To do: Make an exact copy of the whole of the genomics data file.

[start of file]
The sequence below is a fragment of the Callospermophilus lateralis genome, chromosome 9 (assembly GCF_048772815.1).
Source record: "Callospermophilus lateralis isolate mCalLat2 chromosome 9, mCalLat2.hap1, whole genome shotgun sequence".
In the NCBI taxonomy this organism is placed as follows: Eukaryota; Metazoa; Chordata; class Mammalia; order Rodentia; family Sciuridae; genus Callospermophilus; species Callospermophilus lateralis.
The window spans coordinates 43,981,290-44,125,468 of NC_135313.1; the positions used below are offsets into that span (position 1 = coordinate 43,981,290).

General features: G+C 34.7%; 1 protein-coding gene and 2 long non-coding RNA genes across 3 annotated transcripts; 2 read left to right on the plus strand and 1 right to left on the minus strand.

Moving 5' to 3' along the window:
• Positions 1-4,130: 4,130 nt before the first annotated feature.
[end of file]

The sequence below is a fragment of the Callospermophilus lateralis genome, chromosome 9 (assembly GCF_048772815.1).
Source record: "Callospermophilus lateralis isolate mCalLat2 chromosome 9, mCalLat2.hap1, whole genome shotgun sequence".
In the NCBI taxonomy this organism is placed as follows: Eukaryota; Metazoa; Chordata; class Mammalia; order Rodentia; family Sciuridae; genus Callospermophilus; species Callospermophilus lateralis.
The window spans coordinates 43,981,290-44,125,468 of NC_135313.1; the positions used below are offsets into that span (position 1 = coordinate 43,981,290).

General features: G+C 34.7%; 1 protein-coding gene and 2 long non-coding RNA genes across 3 annotated transcripts; 2 read left to right on the plus strand and 1 right to left on the minus strand.

Moving 5' to 3' along the window:
• Positions 1-4,130: 4,130 nt before the first annotated feature.